Written as a course, or several courses, in Voudon Gnostic magick, The Voudon Gnostic Workbook guides the reader in Michael Bertiaux’s practices. Because of the term “Gnostic” in the title, I presumptuously expected more use of O.T.O. magick. Ordo Templi Orientis and Aleister Crowley are mentioned only occasionally, and often in negative light (pp. 88, 229, 244). Instead, Bertiaux uses the more historical meaning of the term, “Gnostic”...well...sort of.


“Gnostic” of course derives from a Greek word meaning knowledge (why agnostic means not knowing). Gnosticism refers to a mystery school that developed between 100 BCE and 300 CE. Gnosticism contains elements of Christianity and Greek mystery religions. The Voudon Gnostic Workbook claims to draw upon traditional Gnosticism, but is so strongly influenced by Haitian Voudou that many early Gnostic elements are lost. Bertiaux intends Gnostic as in Gnosticism instead of Gnostic Mass, but in the end draws more from Voudou and personal revelations than from Gnosticism or ancient Greece. Keep in mind that Crowley assumed common origins when titling his service the Gnostic Mass.


I divide my books into two categories: those which I will read cover to cover (fictional novels, biographies, non-fiction books with an important timeline or chapter sequence) and prized reference books for my shelves I will turn to when searching for specific information (encyclopedias, grimoires, collections of short stories, anything with comprehensive indexes). Upon first assessment of the book, I expected The Voudon Gnostic Workbook to land in the second category.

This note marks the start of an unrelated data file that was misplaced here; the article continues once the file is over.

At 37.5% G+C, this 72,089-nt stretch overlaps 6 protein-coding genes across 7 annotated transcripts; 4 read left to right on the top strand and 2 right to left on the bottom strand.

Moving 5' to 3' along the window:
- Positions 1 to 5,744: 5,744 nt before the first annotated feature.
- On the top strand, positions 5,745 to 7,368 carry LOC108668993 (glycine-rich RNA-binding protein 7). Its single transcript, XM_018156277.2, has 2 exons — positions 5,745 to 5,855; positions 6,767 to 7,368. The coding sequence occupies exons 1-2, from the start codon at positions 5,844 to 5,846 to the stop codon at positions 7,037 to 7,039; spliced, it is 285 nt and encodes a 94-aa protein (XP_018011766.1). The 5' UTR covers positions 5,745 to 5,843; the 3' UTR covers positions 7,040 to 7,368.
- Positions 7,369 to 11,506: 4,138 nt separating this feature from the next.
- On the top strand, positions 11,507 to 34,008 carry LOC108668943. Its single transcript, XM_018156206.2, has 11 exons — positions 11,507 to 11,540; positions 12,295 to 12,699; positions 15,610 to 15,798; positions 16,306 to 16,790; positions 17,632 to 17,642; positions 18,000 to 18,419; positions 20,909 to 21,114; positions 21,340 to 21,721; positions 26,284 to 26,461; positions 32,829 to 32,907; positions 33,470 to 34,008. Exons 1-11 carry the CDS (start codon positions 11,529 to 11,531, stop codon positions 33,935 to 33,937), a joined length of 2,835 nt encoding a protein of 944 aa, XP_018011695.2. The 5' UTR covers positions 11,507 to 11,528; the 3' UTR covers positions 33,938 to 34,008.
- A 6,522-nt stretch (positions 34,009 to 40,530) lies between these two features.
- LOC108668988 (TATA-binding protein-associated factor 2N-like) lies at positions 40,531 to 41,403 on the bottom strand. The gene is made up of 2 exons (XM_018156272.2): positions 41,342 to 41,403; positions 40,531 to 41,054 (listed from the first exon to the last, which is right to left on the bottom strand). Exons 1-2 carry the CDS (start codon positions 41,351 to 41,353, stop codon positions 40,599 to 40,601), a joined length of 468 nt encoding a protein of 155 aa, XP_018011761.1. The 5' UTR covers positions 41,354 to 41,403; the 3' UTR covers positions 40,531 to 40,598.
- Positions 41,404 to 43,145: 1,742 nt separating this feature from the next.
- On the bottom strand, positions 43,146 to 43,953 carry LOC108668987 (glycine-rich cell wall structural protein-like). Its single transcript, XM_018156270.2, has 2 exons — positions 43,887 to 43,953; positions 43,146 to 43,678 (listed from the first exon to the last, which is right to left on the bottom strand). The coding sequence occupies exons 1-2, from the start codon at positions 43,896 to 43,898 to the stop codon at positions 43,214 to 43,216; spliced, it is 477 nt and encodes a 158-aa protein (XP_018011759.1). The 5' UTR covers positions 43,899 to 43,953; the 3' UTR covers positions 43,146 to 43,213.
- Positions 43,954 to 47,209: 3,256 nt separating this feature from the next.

Believe it or not, I recommend reading The Voudon Gnostic Workbook (if at all) straight through from cover to cover, skipping only paragraphs here and there if you must. I first started the book by scanning the table of contents for sections that interested me. I found each section difficult to follow without the lessons that had come before. Once I started over from the beginning, I found the book more fascinating and readable. The small type and dense information did not slow me down as much as I had feared. I read the first 100 pages in two days.


~review by Michelle Mueller

Author: Michael Bertiaux

Weiser Books, 2007

pp. 620, $39.95